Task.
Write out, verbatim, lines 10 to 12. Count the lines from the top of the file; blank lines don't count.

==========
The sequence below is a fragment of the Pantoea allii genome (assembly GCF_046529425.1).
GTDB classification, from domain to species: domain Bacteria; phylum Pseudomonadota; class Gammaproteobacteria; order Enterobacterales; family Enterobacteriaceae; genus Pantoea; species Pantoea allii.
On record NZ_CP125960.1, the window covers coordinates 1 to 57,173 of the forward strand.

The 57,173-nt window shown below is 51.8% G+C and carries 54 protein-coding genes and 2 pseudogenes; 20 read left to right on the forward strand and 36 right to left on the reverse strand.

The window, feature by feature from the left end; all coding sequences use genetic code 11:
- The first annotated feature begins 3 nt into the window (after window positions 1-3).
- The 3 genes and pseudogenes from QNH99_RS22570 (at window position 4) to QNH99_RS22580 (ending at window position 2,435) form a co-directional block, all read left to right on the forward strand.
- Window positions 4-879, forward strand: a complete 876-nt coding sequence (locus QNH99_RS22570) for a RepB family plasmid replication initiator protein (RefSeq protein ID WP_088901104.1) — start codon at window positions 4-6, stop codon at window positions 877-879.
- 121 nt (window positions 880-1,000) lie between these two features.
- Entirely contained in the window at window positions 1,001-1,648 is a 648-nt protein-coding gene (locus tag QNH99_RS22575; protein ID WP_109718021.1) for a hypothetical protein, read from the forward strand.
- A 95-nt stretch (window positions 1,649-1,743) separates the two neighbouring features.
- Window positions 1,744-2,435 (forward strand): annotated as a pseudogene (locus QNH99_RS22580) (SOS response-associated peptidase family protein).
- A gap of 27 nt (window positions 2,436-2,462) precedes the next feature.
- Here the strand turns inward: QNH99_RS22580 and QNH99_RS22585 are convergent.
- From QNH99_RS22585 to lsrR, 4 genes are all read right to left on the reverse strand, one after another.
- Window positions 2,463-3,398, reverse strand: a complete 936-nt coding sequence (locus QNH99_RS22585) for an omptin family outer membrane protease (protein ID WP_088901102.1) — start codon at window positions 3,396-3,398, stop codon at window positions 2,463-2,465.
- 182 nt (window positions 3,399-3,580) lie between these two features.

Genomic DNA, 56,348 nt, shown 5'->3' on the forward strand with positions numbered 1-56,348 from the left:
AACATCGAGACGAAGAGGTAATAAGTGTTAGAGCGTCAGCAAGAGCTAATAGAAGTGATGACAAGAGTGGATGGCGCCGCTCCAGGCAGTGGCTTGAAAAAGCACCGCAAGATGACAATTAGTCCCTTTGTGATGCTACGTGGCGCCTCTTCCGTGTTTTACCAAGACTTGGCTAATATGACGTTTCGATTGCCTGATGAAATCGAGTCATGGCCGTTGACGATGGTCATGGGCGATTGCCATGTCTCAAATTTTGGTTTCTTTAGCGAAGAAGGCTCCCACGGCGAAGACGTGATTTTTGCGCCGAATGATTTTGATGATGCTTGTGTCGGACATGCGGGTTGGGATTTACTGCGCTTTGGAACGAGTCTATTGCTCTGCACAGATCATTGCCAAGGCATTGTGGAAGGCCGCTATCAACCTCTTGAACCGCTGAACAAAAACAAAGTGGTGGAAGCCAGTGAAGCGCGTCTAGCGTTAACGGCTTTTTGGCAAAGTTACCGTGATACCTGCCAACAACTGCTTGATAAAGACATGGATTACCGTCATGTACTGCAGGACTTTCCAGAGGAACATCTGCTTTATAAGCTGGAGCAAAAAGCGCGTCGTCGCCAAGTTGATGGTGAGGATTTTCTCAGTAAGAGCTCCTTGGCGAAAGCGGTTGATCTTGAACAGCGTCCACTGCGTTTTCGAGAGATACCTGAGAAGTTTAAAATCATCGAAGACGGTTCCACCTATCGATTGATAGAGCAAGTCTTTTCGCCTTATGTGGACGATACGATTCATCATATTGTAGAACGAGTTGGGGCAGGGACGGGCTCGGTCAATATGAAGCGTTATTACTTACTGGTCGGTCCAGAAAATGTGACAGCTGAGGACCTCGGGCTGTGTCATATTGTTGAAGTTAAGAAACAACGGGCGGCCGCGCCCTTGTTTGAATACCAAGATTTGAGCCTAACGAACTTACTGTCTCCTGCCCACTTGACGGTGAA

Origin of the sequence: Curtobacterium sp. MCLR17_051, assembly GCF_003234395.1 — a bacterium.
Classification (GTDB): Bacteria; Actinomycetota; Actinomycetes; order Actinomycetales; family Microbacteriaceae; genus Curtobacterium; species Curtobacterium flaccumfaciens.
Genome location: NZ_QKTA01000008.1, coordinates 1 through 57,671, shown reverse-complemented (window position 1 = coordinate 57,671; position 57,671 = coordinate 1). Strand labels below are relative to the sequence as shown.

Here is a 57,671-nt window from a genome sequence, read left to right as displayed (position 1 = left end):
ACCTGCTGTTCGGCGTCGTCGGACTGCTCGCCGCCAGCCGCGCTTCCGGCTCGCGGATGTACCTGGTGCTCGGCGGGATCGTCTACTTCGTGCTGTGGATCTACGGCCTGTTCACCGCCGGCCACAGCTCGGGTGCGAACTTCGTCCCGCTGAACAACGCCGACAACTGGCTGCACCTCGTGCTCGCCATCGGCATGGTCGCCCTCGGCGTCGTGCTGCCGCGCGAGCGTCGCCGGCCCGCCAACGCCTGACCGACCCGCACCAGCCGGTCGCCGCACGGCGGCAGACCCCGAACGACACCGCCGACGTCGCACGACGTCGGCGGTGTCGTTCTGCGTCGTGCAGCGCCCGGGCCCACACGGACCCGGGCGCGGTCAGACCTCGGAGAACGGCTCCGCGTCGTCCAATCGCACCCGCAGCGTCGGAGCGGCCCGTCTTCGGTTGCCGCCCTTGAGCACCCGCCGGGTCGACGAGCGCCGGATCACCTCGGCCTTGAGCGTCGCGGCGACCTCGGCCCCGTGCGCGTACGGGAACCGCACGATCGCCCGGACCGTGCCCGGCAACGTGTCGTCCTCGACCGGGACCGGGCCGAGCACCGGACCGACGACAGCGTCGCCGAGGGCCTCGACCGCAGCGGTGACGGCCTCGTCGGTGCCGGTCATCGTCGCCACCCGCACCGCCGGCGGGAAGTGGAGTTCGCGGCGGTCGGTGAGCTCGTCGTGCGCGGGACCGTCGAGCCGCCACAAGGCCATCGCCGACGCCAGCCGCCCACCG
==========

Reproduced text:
- Entirely contained in the window at window positions 1,001-1,648 is a 648-nt protein-coding gene (locus tag QNH99_RS22575; protein ID WP_109718021.1) for a hypothetical protein, read from the forward strand.
- A 95-nt stretch (window positions 1,649-1,743) separates the two neighbouring features.
- Window positions 1,744-2,435 (forward strand): annotated as a pseudogene (locus QNH99_RS22580) (SOS response-associated peptidase family protein).